Minnesota’s burliest player took over in the first half. Its smallest came through with a giant sleight-of-hand charge in the fourth quarter to ice the 99-93 win. Ding, dong, a pair of Thunder dozen-game winning streaks are dead â€” their overall streak, plus a 12-gamer just over the T-Wolves. The lesson: Good things happen when Nikola Pekovic scores 20 points — the Timberwolves were 5-0 when he hit that entering Thursday night, when Pekovic knocked down 8-of-12 shots in the first half alone for 18 points. He’d finish with 24 and 10. Conversely for OKC, bad things happen when a back-to-back sends you from Atlanta to Minnesota. Kevin Love (28 points, 11 boards) has ended his bizarre consecutive 3-for-17 nights, getting a much more efficient 9-of-20 from the field. … Kevin Durant (33 points) had a chance to get the game to two possessions with a couple minutes left in the fourth quarter when he caught J.J. Barea with a forearm, sending Barea (wearing KD IVs, even) flying. It walked that line where you knew it wasn’t a charge, but weren’t sure if it was a genuine flop (flopping is an art), but he had been in full pest mode all night — 18 points in 23 minutes. It just looked exaggerated because KD is about a foot taller than Barea. There still were two minutes left after the call, which was followed by a tech on KD, but the rally was neutered after the charge. Not that the Timberwolves didn’t try their hardest to give it back. It was like they were running at full speed all game, then someone tied their shoelaces together in a late fourth-quarter timeout. Alexey Shved passed to a baseline cutting Dante Cunningham, who lost control and they threw it out of bounds with 30 seconds left. Before that, Barea drove the lane only to run into the back of Love while shooting. Without scoring more than a point in 90 of the final 120 seconds, they somehow held off the league’s best team. All of which is a testament to how well they’d played to put themselves in that position. … We haven’t even mentioned Russell Westbrook‘s mind-bending line: 30 points, 11 boards, nine assists, eight turnovers, and 9-of-28 shooting … Also, PG Malcolm Lee is out for the year in Minny with microfracture surgery. … LeBron (24 points and nine boards) started Miami’s game against Dallas like he’d entered an invincibility cheat code, hitting his first six shots and setting up two more. He hit running jumpers sideways with a man on him; jumped for a full-court pass and brought it down for a layup with two guys covering him; found teammates on cutting assists; hit a high-arching three-pointer when Vince Carter didn’t close out fast enough. It was like watching a boxer go to the body with vicious jabs over and over at the start of a 110-95 win. The lead would only get bigger â€” 32-point Heat still in the third quarter â€” but a couple signs of life should make Dallas happy. One, Dirk Nowitzki has been practicing in the past few days and he said during the game in a Jumbotron interview that he expects to return between Christmas and New Year’s. If that doesn’t make you happy as a Mavs fan then, uh, you’re not a Mavs fan. Second, Mavs rookie forward Bernard James (finished with 12 points and nine boards) showed some very nice development well before garbage time kicked in. He had six points and four boards in about a four-minute stretch, bodying Chris Bosh (17 and seven) and Joel Anthony and showed nice help defense on LeBron, too. Other than that, though, this game was a certified mess for Dallas. … Hit the jump to hear about the insane record Denver set …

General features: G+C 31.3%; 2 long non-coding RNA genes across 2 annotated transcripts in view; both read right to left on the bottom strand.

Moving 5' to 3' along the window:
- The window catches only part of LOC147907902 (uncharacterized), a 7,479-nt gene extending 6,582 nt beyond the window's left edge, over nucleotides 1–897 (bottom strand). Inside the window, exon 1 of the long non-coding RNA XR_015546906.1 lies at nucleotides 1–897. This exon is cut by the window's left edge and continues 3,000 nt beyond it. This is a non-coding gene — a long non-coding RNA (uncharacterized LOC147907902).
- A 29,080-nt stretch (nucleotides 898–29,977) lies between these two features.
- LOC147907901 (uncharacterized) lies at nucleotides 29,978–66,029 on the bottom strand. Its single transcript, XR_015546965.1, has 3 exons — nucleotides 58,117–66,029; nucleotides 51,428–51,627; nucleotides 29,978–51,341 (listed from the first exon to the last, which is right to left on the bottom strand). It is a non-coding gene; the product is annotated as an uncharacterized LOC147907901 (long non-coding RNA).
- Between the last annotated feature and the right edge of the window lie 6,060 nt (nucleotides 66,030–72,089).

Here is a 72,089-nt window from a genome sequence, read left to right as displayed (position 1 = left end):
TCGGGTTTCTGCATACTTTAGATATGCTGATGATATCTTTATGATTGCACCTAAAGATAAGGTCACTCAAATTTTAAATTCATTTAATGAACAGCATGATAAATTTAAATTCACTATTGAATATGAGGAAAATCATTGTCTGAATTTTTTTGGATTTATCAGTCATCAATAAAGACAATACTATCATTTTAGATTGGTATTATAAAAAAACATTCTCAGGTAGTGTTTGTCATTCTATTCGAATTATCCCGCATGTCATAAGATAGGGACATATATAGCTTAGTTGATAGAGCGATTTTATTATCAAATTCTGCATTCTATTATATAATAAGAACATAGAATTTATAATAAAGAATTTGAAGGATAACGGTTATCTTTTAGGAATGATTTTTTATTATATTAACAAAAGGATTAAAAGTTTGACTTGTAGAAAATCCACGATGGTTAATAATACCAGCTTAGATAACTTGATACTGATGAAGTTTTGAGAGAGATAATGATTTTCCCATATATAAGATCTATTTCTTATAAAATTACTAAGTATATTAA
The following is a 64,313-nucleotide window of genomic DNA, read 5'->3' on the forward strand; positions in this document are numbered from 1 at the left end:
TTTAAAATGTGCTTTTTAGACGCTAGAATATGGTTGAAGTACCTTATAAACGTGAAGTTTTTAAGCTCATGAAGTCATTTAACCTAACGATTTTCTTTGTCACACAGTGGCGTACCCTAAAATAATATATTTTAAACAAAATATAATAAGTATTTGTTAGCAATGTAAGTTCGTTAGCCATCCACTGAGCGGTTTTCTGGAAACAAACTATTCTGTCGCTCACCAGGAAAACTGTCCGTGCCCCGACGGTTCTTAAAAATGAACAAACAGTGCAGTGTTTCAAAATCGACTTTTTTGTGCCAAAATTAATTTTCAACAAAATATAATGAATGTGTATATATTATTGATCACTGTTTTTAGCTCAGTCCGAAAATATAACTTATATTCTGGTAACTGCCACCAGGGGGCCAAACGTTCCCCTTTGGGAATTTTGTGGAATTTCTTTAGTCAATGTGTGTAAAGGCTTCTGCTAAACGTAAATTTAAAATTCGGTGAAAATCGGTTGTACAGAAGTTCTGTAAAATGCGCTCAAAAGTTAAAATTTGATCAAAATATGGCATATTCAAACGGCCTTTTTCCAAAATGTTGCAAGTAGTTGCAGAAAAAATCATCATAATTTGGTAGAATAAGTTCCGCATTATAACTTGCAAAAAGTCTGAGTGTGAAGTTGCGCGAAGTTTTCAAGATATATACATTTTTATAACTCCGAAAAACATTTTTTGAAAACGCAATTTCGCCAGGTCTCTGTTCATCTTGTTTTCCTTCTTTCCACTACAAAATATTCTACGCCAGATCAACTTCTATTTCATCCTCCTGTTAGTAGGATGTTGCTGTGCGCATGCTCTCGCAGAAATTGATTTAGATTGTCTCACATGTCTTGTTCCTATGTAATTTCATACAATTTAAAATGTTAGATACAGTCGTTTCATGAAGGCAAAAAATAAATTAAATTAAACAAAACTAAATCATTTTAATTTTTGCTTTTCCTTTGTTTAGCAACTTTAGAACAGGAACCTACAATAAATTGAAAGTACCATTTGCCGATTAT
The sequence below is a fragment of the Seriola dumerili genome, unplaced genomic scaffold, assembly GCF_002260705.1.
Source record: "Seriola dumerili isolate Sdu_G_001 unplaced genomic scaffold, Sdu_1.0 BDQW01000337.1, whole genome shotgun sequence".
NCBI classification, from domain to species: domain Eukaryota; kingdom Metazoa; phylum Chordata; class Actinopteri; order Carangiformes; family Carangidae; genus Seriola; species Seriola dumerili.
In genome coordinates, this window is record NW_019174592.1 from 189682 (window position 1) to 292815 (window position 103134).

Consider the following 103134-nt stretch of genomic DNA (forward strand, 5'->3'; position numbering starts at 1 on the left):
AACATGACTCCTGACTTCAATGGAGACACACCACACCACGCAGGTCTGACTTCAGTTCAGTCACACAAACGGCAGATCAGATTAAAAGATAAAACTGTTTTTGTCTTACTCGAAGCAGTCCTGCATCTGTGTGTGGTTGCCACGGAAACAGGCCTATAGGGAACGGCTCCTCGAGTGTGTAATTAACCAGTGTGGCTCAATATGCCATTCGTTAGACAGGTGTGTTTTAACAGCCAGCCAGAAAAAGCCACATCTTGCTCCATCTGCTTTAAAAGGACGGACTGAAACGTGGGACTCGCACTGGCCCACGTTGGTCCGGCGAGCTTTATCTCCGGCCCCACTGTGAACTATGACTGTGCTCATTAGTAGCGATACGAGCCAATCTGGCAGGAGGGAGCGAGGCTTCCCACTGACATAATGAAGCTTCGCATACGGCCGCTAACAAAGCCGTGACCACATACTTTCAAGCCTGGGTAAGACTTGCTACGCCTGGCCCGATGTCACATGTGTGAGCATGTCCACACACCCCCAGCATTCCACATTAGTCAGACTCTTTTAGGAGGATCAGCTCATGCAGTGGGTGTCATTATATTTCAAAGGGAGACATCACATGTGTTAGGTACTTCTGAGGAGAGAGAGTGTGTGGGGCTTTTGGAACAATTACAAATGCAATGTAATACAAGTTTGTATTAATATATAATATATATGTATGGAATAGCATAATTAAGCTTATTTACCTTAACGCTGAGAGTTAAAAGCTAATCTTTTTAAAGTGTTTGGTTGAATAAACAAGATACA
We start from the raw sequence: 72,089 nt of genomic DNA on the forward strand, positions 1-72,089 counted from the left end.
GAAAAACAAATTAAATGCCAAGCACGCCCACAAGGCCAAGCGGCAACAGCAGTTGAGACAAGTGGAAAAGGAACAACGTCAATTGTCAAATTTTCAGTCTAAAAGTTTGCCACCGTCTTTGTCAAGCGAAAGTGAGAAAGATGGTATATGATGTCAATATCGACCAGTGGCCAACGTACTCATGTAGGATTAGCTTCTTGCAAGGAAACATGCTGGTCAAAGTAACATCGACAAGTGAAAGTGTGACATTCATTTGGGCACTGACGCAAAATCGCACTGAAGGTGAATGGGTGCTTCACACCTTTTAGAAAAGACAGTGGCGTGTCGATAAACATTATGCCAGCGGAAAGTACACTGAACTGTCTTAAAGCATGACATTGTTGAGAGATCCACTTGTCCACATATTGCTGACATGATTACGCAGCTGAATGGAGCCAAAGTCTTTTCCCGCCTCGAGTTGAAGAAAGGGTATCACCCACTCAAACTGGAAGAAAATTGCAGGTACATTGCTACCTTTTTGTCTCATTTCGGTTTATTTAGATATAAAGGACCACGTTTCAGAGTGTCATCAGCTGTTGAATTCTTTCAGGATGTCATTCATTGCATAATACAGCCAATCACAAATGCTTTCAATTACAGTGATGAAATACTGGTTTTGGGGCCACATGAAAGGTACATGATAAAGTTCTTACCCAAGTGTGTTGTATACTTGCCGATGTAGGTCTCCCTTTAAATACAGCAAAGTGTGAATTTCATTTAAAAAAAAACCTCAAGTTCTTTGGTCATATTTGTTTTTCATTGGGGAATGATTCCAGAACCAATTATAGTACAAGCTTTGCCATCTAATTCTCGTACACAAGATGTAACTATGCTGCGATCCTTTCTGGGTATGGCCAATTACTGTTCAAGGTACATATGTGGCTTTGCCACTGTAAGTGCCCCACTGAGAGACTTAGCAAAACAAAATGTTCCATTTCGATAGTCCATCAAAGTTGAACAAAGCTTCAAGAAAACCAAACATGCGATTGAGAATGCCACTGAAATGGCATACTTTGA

Portland shot 36 percent â€” and won, 101-93. That’s because Denver topped Portland at its own game and broke the Trail Blazers’ two-week old record of most three-point attempts without a make, going 0-for-22 from deep. They only hit their first bucket from outside the paint with 38 seconds left when Ty Lawson made an 18-foot jumper. We watched the game and are still not sure how that happens. Andre Iguodala got hurt for a stretch of the game when J.J. Hickson (18 points, 18 boards) hit his arm hard on a layup, and wasn’t quite the same since. Still, it was incredible to watch as the Nuggets took advantage of a LaMarcus Aldridge-less Portland interior for 74 points, but couldn’t make anything else. Andre Miller (12 points, nine assists, seven boards) outplayed Damian Lillard (12 points, 10 boards), but the reigning rookie of the month had Nic Batum (22 points) and Wes Matthews (20 points, still recovering from injury) by his side, with Luke Babbitt (14 points, four threes) knocking down triples when he was left open in the corners. … File this under, cautiously optimistic: Derrick Rose, according to Chicago coach Tom Thibodeau, is hopeful about the former MVP returning in the second half of this season. Right now Chicago is fourth in the Eastern Conference, with division opponents Indiana and Milwaukee in the two spots behind it. If Rose is looking like he could be ready to play in the second half, should Chicago use him this season? Or, would a decision to use him be influenced by the Bulls’ playoff spot? Personally, Chicago doesn’t seem to have a whiff of a chance in the East in these playoffs, so bringing Rose back seems beside the point. … All-Star Saturday Night will look different this February in Houston. Now a captain will be assigned to each the East and West, with a “champion” of the night awarded after points are earned in the Shooting Stars, between NBA and WNBA players; the Taco Bell Skills Challenge; the Foot Locker Three-Point Contest; and the Sprite Slam Dunk contest. The winner will be called the State Farm All-Star Saturday Night Champion. … NBA commissioner David Stern will be surrounded by other similarly old things when he gives a lecture at the Smithsonian in D.C. on Jan. 10. Where’s Gregg Popovich‘s invitation? … By the way, don’t think Stern isn’t watching you on his private Twitter account. He hinted that he’s got one in an interview. … We’re out like the Thunder’s streaks.